Beth Bergh Tile Work Saved

Our pal Dennis McBride, the Curator of History at the Nevada State Museum in Lorenzi Park, has agreed to be a guest blogger for us.


Here is his first article for us on how he saved the Beth Bergh Tile Work for the State Museum:




The Nevada State Museum-Las Vegas recently was able to salvage an important piece of mid-century Las Vegas artwork from the Campos Building on the corner of Bonanza Road and Second Street shortly before the structure was demolished.

The Campos Building was the first state office building built in southern Nevada. Like a lot of such projects, the Campos Building didn’t come to life easily. Las Vegas businessman Harrison Stocks offered the state a plot of land for a southern Nevada state office building at Fremont and Twenty-First Streets around 1951. With that promise in hand, the legislature approved the bond-funded project and then-governor Charles Russell signed the bill. But when it was time to begin construction in 1953, Stocks withdrew his land offer. Editorials in the Review-Journal made much out the state having a building with nowhere to put it, and urged Las Vegans to scour the city for a suitable piece of land.

The City of Las Vegas came up with an undeveloped plot of land on the southeast corner of Second and Bonanza, close to the downtown core. The bond issue for the building was $320,000, and the building, designed by architect Richard Stadelman, promised to be “a modern design … of Class A construction.” Construction began in early January 1954. The cornerstone was laid in a Masonic ceremony on May 8, and state offices had moved into the building by early fall 1954.

Set into the north wall of the state building, facing Bonanza Road, was a five-foot diameter unglazed terra cotta tile bas relief of the Great State of Nevada, designed by ceramicist Beth Bergh, who came to Las Vegas from Reno in 1951. Bergh opened B. B. Originals, a shop and studio at 1122 Bonneville Avenue in August 1954 where she taught classes and produced ceramics for sale. At that time two of her works decorated Las Vegas buildings: the Great Seal on the state building, and a glazed tile mural calledPeaceable Kingdom in the façade of the West Charleston Elementary School [today known as Wasden Elementary]. The last news we have of Bergh is from 1957 when she was preparing an exhibit in her shop.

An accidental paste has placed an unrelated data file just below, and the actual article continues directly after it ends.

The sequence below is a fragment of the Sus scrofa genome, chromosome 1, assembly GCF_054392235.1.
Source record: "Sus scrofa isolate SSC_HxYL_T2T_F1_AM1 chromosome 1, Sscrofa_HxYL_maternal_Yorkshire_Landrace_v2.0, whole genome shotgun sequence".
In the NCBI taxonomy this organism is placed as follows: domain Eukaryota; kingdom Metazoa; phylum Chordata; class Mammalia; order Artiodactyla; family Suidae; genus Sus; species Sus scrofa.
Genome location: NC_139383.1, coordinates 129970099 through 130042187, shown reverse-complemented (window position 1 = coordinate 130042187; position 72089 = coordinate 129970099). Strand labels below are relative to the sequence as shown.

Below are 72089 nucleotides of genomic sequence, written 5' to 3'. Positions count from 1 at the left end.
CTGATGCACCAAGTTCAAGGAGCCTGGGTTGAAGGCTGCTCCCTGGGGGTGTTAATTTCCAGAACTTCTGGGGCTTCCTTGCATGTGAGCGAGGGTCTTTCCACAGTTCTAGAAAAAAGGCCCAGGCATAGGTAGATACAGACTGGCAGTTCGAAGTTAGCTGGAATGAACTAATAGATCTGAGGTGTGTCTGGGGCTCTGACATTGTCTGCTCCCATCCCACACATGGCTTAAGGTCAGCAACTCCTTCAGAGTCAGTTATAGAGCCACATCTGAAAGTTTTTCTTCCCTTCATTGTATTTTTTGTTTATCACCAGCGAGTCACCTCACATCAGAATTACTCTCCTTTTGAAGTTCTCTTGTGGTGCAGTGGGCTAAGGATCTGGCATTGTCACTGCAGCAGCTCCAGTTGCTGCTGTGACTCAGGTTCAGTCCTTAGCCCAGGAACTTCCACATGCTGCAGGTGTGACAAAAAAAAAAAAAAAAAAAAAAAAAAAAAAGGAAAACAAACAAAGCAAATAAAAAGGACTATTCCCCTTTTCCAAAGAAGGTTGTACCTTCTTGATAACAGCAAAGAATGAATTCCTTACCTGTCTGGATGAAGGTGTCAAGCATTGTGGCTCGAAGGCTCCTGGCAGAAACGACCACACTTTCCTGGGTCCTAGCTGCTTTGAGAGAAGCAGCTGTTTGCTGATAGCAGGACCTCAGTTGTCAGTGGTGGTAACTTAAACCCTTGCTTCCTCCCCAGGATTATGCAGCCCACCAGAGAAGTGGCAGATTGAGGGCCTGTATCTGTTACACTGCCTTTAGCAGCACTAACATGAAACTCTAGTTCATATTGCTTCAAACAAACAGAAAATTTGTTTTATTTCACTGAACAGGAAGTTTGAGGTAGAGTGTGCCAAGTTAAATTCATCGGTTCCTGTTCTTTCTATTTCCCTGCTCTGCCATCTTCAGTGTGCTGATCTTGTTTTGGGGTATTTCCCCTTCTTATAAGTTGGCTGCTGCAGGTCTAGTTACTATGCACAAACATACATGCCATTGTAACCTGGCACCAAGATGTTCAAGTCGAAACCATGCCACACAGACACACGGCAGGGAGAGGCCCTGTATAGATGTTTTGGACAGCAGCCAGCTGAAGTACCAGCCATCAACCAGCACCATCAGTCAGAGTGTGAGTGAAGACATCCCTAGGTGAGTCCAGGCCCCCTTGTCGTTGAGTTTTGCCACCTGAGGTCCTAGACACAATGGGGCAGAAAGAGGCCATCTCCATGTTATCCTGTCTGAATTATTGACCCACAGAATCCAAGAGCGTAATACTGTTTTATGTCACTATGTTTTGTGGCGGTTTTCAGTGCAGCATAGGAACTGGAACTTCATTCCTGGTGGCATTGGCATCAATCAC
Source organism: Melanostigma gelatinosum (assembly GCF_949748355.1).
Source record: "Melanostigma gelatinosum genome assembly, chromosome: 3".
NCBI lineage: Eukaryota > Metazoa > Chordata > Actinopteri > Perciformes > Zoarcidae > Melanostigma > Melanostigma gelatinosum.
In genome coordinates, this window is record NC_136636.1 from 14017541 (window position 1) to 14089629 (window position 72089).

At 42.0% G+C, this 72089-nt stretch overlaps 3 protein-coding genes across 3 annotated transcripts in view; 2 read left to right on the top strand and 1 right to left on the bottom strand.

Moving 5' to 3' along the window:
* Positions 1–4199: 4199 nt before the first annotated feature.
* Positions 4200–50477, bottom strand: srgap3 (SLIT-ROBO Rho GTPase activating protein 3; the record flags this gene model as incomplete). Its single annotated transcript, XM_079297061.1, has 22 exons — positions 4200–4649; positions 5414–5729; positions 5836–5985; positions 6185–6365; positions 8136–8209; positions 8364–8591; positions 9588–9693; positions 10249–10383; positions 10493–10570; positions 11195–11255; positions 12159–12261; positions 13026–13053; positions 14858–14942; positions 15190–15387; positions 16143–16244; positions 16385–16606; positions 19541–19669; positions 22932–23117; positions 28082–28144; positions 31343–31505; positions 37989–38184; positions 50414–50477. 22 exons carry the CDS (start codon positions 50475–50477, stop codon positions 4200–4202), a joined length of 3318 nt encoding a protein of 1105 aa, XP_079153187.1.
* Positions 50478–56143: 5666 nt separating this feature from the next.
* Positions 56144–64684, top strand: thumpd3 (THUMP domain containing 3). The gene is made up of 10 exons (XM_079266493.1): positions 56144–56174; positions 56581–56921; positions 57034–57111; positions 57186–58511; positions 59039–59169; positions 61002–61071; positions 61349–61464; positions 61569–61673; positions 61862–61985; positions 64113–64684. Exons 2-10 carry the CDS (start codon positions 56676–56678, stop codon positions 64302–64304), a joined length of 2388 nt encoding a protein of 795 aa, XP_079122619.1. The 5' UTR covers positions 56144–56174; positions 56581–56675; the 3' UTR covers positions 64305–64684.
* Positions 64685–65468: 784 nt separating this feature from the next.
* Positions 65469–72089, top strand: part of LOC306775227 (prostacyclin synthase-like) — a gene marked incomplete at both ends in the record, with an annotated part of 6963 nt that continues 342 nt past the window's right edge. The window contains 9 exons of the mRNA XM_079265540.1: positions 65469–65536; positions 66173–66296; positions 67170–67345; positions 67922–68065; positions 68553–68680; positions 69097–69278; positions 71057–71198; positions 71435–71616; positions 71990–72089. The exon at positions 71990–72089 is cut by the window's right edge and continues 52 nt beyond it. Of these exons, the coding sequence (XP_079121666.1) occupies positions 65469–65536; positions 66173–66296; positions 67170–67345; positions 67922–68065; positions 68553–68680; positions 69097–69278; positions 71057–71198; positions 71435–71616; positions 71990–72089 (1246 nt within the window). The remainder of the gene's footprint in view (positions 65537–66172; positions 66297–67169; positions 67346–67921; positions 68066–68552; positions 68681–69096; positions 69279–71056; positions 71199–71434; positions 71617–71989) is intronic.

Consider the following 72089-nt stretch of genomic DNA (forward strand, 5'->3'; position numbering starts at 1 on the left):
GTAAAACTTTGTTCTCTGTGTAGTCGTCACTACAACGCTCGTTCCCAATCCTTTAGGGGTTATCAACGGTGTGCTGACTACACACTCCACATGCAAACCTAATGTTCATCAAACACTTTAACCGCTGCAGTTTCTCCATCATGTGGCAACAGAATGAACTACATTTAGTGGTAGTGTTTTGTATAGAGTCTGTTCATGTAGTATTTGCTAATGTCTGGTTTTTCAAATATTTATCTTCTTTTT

By 2006 the state building housed the Nevada Department of Parole and Probation and had been named for A. A. “Bud” Campos, chief of the department in 1971-81. The building was targeted for demolition in 2006, and the Public Works Board wanted to be sure Bergh’s artwork was saved if something could be worked out with the Nevada State Museum. The deal was made, and a few days before demolition began, Public Works delivered the seal in a thousand-pound block of concrete cut from the wall.

Unfortunately, the block was delivered upside down, and when workmen tried shaving the concrete to a more manageable size, vibrations from the saw shook the tiles loose. What might have been a disaster, however, turned out to be good luck, since most of the tiles fell out of the wall intact, and those left were easily removed. The work then was to clean, repair, and store the individual tiles until the Nevada State Museum moves into its new building at the Las Vegas Springs Preserve and the bas-relief can be reconstituted and put on display. The job of cleaning and repairing fell to me as Curator of History for the Nevada State Museum-Las Vegas.

For several weeks I brushed and scraped the unglazed tile, chiseled grout and concrete away, scrubbed and repaired as far as possible. Cleaning the artwork revealed several old breaks that had been repaired sometime in the past, including what turned out to be a bullet hole from vandals. Once the seal had been cleaned, I wrapped each piece in acid-free tissue and boxed it in anticipation of the museum’s move next year.

Little more is known of Beth Bergh and her work. Her Peaceable Kingdom at Wasden Elementary School was destroyed sometime in the 1990s, so the Great Seal is the only piece of her local public work to survive.







If you have any information on Beth Bergh please contact